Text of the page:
7 Exercise Beliefs That Just Aren’t True

When it comes to working out, there are almost as many internet rumors as there are about weight loss and healthy eating. With all this information circulating the web, it can be confusing to separate fact from fiction when it comes to the truth about exercising.

Just because your friend did the squat challenge and ended up with a bum of steel doesn’t mean that this works for everyone, and there’s nothing worse than hitting the gym without getting the results you desire.

Despite what you may have heard, some widespread beliefs about working out are just not true. Next time you hear these seven workout misconceptions, you can rest assure that they are just common myths.

1. You Need To Eat A Ton Of Protein

Many people think it’s necessary to load up on a protein-heavy shake post-gym, but you probably don’t need as much of the nutrient as you think you do. According to research, 20 grams is about all you need to eat after a workout to maintain and build muscle. More than that doesn’t have much benefit, and excess protein consumption converts to fat.

protein photo
Photo by Nick Harris1

2. Cardio Is How You Lose Weight

If you’re ditching strength training in favor of a run because you think it’s the only way to shed pounds, think again. Although cardio does help burn fat, strength training adds muscle mass, which can help increase your metabolism. Doing high-intensity circuits can actually be more effective than even doing cardio.

treadmill photo
Photo by Mr.TinDC

3. You Need To Stretch Before Exercising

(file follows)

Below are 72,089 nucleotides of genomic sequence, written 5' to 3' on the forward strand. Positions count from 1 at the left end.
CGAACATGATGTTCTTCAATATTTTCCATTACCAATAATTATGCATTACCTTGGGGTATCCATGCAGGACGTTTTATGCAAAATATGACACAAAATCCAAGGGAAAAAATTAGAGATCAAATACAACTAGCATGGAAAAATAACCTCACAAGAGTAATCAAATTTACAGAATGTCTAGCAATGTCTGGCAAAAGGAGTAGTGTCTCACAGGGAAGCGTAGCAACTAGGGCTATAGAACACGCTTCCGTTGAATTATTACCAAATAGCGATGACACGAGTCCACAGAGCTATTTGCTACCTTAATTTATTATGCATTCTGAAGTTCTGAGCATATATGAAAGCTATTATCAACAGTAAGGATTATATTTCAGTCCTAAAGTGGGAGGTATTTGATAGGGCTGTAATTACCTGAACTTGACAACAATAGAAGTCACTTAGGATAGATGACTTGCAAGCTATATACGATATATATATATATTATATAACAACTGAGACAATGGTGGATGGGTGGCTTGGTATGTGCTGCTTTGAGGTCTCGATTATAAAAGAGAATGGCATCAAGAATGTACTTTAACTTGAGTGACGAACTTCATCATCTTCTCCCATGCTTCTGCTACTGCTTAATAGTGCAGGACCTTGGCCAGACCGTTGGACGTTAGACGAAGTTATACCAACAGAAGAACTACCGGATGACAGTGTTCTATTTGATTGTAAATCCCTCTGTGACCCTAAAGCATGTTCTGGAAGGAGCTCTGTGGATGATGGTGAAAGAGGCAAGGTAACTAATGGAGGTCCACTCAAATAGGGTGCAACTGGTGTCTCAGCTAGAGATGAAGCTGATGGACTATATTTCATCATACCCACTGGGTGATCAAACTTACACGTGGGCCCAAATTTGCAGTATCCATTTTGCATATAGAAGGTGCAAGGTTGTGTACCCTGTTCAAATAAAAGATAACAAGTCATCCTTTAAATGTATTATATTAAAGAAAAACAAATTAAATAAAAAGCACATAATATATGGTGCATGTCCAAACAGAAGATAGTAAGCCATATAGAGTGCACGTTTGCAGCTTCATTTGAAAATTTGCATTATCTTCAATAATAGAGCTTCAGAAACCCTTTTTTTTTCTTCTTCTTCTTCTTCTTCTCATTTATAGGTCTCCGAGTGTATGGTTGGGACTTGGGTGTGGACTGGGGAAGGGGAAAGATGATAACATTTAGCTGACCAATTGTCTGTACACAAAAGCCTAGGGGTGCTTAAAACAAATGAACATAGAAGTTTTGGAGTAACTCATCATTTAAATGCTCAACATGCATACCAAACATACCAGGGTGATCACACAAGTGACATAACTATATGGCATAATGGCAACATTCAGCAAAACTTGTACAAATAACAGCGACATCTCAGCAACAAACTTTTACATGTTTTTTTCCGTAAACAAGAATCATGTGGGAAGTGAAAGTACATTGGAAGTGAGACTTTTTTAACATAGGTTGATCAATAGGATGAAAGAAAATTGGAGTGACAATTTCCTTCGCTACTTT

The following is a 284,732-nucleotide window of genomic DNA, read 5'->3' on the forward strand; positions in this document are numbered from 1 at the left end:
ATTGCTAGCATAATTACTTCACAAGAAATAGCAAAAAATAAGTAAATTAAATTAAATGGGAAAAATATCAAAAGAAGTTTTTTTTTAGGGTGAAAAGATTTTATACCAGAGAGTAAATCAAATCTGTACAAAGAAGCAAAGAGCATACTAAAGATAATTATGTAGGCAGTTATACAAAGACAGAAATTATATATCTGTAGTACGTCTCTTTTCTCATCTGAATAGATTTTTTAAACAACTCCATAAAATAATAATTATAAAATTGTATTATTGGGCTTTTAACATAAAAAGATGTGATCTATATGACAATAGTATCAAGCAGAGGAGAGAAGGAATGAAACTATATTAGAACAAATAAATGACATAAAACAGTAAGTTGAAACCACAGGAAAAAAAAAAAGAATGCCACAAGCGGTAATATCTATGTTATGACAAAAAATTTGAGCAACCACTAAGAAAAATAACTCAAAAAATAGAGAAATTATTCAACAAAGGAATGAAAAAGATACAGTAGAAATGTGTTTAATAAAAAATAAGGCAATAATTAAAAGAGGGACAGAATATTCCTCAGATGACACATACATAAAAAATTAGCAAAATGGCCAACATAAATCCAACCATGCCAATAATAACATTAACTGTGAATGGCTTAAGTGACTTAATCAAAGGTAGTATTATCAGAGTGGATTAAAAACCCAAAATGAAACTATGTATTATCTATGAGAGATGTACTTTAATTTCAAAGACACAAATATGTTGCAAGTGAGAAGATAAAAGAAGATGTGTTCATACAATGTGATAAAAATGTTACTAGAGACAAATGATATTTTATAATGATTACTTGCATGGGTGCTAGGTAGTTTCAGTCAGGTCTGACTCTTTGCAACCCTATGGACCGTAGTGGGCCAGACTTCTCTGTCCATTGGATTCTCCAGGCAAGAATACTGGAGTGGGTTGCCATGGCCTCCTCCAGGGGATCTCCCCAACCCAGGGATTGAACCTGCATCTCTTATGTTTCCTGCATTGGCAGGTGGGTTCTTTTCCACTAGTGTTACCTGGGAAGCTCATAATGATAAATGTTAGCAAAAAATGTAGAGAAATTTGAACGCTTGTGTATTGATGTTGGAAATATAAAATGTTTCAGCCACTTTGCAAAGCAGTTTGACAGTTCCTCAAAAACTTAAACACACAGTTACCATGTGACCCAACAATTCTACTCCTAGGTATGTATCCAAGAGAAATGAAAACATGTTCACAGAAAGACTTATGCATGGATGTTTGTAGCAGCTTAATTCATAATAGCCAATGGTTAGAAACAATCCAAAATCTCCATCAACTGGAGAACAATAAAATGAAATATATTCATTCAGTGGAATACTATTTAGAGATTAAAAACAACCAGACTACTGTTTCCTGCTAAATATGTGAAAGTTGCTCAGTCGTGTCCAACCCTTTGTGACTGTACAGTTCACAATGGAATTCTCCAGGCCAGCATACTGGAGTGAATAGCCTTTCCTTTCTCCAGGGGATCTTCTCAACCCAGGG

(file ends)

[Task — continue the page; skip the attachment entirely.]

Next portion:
It’s not uncommon to see people stretching before a workout, but it turns out that doing static stretches before a workout can actually have a negative impact on your performance, including your strength and power. To avoid injury, do “dynamic stretches” instead, which involve active movements that mimic your workout. Unlike static stretches that involve holding a stretch for a longer time, dynamic stretches can improve strength, agility, and endurance.

stretch photo
Photo by ejmc

4. You Can Spot Train A Specific Spot On Your Body

It’s tempting to believe that doing squats will give you a big butt or doing crunches can give you the abs of your dreams, but unfortunately that’s just not the case. Trying to lose weight in one specific area of your body is not possible. Even when athletes train with only one leg, for example, there is still no difference in body fat in the other. Fat gets broken down all over your body, and everyone differs in where they lose weight first.

abs photo
Photo by Ruxor

5. You Shouldn’t Eat Before A Workout

Luckily, you don’t have to exercise on an empty stomach for better results. Despite what many people think, working out before eating doesn’t burn in any more fat in a 24 hour period than working out with food in your stomach.  In fact, eating before a workout can actually help fuel your workout and give you a better post-workout “afterburn.”

food photo
Photo by Michael Stern

6. If You Don’t Sweat, Your Workout Wasn’t Good Enough

Leaving your workout drenched doesn’t make it any better than if you were to walk away completely dry. How much someone sweats depends on their body as well as the environment, and workouts like pilates that don’t make you break a sweat can still have effective results.

sweat photo
Photo by Fit Approach

7. Weight Training Makes Women Look Bulky

Women are often afraid to weight train because they fear that they’ll end up looking like The Hulk, but ladies, there’s no need to worry. Because women have significantly less testosterone than men, they are less likely to bulk up. If you’re monitoring your diet and burning fat, you should end up looking more muscular and defined, but not jacked.

weights photo
Photo by slgckgc


Photo by hang_in_there